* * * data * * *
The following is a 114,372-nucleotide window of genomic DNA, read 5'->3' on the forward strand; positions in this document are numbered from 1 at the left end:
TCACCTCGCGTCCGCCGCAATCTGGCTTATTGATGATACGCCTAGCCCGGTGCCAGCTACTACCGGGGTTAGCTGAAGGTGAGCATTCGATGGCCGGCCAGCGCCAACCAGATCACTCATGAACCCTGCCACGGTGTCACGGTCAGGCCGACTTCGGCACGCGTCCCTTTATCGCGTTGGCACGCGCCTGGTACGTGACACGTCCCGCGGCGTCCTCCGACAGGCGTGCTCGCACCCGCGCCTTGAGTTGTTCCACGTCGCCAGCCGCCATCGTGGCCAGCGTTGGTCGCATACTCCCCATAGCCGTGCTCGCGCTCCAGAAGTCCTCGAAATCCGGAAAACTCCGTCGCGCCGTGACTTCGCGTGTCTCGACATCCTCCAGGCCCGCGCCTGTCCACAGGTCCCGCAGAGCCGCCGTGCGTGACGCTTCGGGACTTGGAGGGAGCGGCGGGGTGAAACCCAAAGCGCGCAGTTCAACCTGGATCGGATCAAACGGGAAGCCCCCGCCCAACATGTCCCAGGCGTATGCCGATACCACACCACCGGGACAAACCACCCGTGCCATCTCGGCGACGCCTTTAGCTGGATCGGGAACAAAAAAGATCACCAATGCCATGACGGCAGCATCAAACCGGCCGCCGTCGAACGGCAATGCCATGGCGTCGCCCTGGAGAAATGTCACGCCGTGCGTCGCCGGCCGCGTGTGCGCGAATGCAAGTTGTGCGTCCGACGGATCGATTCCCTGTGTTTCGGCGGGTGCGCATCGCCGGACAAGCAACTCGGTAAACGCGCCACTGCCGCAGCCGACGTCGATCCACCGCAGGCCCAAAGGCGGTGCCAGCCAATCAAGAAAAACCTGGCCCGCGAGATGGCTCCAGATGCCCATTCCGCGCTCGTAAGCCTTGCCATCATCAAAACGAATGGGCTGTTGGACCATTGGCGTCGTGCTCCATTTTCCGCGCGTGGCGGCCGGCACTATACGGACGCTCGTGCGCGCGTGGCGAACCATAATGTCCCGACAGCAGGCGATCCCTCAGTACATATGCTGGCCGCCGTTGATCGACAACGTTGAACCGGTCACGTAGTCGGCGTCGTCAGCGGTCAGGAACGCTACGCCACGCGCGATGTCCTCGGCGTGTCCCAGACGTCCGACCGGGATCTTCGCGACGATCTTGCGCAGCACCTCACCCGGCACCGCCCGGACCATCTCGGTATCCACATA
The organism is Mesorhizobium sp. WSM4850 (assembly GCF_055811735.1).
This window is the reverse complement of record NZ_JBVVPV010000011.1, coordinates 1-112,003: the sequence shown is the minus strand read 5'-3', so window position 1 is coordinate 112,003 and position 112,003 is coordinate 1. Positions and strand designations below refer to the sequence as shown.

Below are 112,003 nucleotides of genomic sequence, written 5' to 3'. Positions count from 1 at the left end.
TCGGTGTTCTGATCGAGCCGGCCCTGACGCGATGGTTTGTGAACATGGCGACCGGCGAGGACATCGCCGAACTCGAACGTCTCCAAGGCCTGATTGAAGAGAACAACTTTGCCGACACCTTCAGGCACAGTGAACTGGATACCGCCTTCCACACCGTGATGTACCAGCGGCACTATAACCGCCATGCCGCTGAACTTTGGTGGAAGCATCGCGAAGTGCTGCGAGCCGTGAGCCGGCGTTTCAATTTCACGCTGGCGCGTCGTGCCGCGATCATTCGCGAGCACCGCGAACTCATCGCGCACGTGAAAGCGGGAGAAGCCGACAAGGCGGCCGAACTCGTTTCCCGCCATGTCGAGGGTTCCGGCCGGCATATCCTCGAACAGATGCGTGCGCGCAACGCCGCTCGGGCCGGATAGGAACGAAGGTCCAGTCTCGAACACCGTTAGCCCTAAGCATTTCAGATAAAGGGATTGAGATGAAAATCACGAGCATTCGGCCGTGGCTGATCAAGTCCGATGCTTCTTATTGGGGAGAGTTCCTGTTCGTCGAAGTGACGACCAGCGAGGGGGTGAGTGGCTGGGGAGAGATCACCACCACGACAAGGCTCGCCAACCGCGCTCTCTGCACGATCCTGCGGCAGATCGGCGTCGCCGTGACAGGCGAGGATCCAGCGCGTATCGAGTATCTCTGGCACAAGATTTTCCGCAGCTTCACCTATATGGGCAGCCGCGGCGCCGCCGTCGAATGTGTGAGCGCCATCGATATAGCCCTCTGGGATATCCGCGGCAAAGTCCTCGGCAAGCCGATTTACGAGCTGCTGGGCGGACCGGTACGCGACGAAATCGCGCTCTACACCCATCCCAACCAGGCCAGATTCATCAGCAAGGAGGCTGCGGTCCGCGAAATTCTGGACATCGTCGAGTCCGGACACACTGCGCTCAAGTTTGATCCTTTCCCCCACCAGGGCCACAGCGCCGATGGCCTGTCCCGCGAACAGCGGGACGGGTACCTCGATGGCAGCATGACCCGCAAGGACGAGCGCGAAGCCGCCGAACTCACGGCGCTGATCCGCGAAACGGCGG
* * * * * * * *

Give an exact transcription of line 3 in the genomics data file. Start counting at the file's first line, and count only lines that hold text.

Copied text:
The organism is Mesorhizobium sp. WSM4850 (assembly GCF_055811735.1).